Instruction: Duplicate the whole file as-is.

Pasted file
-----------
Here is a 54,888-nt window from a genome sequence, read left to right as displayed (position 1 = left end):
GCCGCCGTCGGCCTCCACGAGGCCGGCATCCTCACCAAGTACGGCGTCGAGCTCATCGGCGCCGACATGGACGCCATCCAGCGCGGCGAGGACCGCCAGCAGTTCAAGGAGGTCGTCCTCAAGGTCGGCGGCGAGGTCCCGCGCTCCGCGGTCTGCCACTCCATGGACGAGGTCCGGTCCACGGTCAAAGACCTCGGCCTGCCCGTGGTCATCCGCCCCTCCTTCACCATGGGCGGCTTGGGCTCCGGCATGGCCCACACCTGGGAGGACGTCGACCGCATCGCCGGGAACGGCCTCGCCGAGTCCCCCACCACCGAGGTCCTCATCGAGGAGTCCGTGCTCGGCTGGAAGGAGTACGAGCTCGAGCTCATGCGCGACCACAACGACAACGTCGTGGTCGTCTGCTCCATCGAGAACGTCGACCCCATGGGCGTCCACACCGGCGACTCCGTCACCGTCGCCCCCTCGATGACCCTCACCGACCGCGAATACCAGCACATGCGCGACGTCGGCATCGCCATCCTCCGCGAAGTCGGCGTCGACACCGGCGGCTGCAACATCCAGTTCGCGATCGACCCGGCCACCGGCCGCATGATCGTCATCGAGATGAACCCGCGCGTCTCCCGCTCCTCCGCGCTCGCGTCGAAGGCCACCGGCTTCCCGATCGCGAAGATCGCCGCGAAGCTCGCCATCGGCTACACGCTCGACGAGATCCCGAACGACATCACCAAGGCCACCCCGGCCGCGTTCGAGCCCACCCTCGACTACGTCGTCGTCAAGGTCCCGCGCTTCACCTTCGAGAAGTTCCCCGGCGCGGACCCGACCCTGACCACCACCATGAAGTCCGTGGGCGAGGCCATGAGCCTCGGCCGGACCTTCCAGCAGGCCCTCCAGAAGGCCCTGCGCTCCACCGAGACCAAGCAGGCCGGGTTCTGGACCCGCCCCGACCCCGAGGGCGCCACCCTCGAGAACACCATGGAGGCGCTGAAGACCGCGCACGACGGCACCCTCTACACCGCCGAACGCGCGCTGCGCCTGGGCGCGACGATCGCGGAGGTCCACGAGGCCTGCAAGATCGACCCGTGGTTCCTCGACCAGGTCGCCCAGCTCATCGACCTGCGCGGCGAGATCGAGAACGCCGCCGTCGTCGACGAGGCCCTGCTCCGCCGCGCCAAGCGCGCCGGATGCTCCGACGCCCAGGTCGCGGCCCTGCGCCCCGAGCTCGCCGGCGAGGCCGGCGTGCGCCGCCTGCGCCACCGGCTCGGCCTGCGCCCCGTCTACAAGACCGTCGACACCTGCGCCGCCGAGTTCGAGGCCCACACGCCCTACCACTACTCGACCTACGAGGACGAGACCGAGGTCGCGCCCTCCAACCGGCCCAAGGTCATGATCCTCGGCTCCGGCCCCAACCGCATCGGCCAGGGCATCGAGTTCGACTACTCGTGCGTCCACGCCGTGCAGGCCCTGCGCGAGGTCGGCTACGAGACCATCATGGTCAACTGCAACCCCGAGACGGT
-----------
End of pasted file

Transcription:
Here is a 54,888-nt window from a genome sequence, read left to right as displayed (position 1 = left end):
GCCGCCGTCGGCCTCCACGAGGCCGGCATCCTCACCAAGTACGGCGTCGAGCTCATCGGCGCCGACATGGACGCCATCCAGCGCGGCGAGGACCGCCAGCAGTTCAAGGAGGTCGTCCTCAAGGTCGGCGGCGAGGTCCCGCGCTCCGCGGTCTGCCACTCCATGGACGAGGTCCGGTCCACGGTCAAAGACCTCGGCCTGCCCGTGGTCATCCGCCCCTCCTTCACCATGGGCGGCTTGGGCTCCGGCATGGCCCACACCTGGGAGGACGTCGACCGCATCGCCGGGAACGGCCTCGCCGAGTCCCCCACCACCGAGGTCCTCATCGAGGAGTCCGTGCTCGGCTGGAAGGAGTACGAGCTCGAGCTCATGCGCGACCACAACGACAACGTCGTGGTCGTCTGCTCCATCGAGAACGTCGACCCCATGGGCGTCCACACCGGCGACTCCGTCACCGTCGCCCCCTCGATGACCCTCACCGACCGCGAATACCAGCACATGCGCGACGTCGGCATCGCCATCCTCCGCGAAGTCGGCGTCGACACCGGCGGCTGCAACATCCAGTTCGCGATCGACCCGGCCACCGGCCGCATGATCGTCATCGAGATGAACCCGCGCGTCTCCCGCTCCTCCGCGCTCGCGTCGAAGGCCACCGGCTTCCCGATCGCGAAGATCGCCGCGAAGCTCGCCATCGGCTACACGCTCGACGAGATCCCGAACGACATCACCAAGGCCACCCCGGCCGCGTTCGAGCCCACCCTCGACTACGTCGTCGTCAAGGTCCCGCGCTTCACCTTCGAGAAGTTCCCCGGCGCGGACCCGACCCTGACCACCACCATGAAGTCCGTGGGCGAGGCCATGAGCCTCGGCCGGACCTTCCAGCAGGCCCTCCAGAAGGCCCTGCGCTCCACCGAGACCAAGCAGGCCGGGTTCTGGACCCGCCCCGACCCCGAGGGCGCCACCCTCGAGAACACCATGGAGGCGCTGAAGACCGCGCACGACGGCACCCTCTACACCGCCGAACGCGCGCTGCGCCTGGGCGCGACGATCGCGGAGGTCCACGAGGCCTGCAAGATCGACCCGTGGTTCCTCGACCAGGTCGCCCAGCTCATCGACCTGCGCGGCGAGATCGAGAACGCCGCCGTCGTCGACGAGGCCCTGCTCCGCCGCGCCAAGCGCGCCGGATGCTCCGACGCCCAGGTCGCGGCCCTGCGCCCCGAGCTCGCCGGCGAGGCCGGCGTGCGCCGCCTGCGCCACCGGCTCGGCCTGCGCCCCGTCTACAAGACCGTCGACACCTGCGCCGCCGAGTTCGAGGCCCACACGCCCTACCACTACTCGACCTACGAGGACGAGACCGAGGTCGCGCCCTCCAACCGGCCCAAGGTCATGATCCTCGGCTCCGGCCCCAACCGCATCGGCCAGGGCATCGAGTTCGACTACTCGTGCGTCCACGCCGTGCAGGCCCTGCGCGAGGTCGGCTACGAGACCATCATGGTCAACTGCAACCCCGAGACGGT